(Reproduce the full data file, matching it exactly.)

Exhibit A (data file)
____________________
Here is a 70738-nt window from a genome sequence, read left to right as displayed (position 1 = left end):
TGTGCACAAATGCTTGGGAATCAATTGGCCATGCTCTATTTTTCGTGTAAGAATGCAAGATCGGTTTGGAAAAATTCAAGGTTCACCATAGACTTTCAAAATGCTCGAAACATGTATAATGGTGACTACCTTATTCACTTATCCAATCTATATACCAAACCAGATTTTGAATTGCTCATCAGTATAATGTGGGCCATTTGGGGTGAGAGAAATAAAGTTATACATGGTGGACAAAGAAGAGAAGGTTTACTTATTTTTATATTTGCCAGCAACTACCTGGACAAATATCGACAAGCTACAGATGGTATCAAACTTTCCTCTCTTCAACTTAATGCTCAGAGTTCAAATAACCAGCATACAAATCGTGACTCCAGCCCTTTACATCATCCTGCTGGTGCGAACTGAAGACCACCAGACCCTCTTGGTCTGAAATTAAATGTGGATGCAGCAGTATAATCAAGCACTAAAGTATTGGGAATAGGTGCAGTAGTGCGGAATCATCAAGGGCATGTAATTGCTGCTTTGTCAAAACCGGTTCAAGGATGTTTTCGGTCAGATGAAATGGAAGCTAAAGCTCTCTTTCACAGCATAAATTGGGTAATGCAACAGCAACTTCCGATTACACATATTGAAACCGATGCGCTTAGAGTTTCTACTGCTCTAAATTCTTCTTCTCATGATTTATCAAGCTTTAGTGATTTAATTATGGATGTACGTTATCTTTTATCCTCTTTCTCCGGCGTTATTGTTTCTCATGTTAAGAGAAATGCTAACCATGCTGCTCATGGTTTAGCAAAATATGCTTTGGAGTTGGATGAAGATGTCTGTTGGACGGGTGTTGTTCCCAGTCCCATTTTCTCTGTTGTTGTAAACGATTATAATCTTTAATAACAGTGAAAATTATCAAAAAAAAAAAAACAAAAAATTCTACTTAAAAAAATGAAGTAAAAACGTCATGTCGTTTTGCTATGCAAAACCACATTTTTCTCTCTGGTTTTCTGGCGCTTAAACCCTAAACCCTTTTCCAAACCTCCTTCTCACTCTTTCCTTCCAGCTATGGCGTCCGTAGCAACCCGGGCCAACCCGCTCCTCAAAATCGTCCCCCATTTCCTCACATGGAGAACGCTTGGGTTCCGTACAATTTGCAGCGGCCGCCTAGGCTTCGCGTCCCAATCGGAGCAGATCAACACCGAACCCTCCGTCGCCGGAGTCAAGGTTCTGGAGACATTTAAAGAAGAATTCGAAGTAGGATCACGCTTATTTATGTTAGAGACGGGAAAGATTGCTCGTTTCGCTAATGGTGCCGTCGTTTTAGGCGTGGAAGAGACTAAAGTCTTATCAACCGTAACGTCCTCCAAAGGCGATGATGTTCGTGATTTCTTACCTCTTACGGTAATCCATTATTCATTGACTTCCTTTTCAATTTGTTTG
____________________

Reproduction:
Here is a 70738-nt window from a genome sequence, read left to right as displayed (position 1 = left end):
TGTGCACAAATGCTTGGGAATCAATTGGCCATGCTCTATTTTTCGTGTAAGAATGCAAGATCGGTTTGGAAAAATTCAAGGTTCACCATAGACTTTCAAAATGCTCGAAACATGTATAATGGTGACTACCTTATTCACTTATCCAATCTATATACCAAACCAGATTTTGAATTGCTCATCAGTATAATGTGGGCCATTTGGGGTGAGAGAAATAAAGTTATACATGGTGGACAAAGAAGAGAAGGTTTACTTATTTTTATATTTGCCAGCAACTACCTGGACAAATATCGACAAGCTACAGATGGTATCAAACTTTCCTCTCTTCAACTTAATGCTCAGAGTTCAAATAACCAGCATACAAATCGTGACTCCAGCCCTTTACATCATCCTGCTGGTGCGAACTGAAGACCACCAGACCCTCTTGGTCTGAAATTAAATGTGGATGCAGCAGTATAATCAAGCACTAAAGTATTGGGAATAGGTGCAGTAGTGCGGAATCATCAAGGGCATGTAATTGCTGCTTTGTCAAAACCGGTTCAAGGATGTTTTCGGTCAGATGAAATGGAAGCTAAAGCTCTCTTTCACAGCATAAATTGGGTAATGCAACAGCAACTTCCGATTACACATATTGAAACCGATGCGCTTAGAGTTTCTACTGCTCTAAATTCTTCTTCTCATGATTTATCAAGCTTTAGTGATTTAATTATGGATGTACGTTATCTTTTATCCTCTTTCTCCGGCGTTATTGTTTCTCATGTTAAGAGAAATGCTAACCATGCTGCTCATGGTTTAGCAAAATATGCTTTGGAGTTGGATGAAGATGTCTGTTGGACGGGTGTTGTTCCCAGTCCCATTTTCTCTGTTGTTGTAAACGATTATAATCTTTAATAACAGTGAAAATTATCAAAAAAAAAAAAACAAAAAATTCTACTTAAAAAAATGAAGTAAAAACGTCATGTCGTTTTGCTATGCAAAACCACATTTTTCTCTCTGGTTTTCTGGCGCTTAAACCCTAAACCCTTTTCCAAACCTCCTTCTCACTCTTTCCTTCCAGCTATGGCGTCCGTAGCAACCCGGGCCAACCCGCTCCTCAAAATCGTCCCCCATTTCCTCACATGGAGAACGCTTGGGTTCCGTACAATTTGCAGCGGCCGCCTAGGCTTCGCGTCCCAATCGGAGCAGATCAACACCGAACCCTCCGTCGCCGGAGTCAAGGTTCTGGAGACATTTAAAGAAGAATTCGAAGTAGGATCACGCTTATTTATGTTAGAGACGGGAAAGATTGCTCGTTTCGCTAATGGTGCCGTCGTTTTAGGCGTGGAAGAGACTAAAGTCTTATCAACCGTAACGTCCTCCAAAGGCGATGATGTTCGTGATTTCTTACCTCTTACGGTAATCCATTATTCATTGACTTCCTTTTCAATTTGTTTG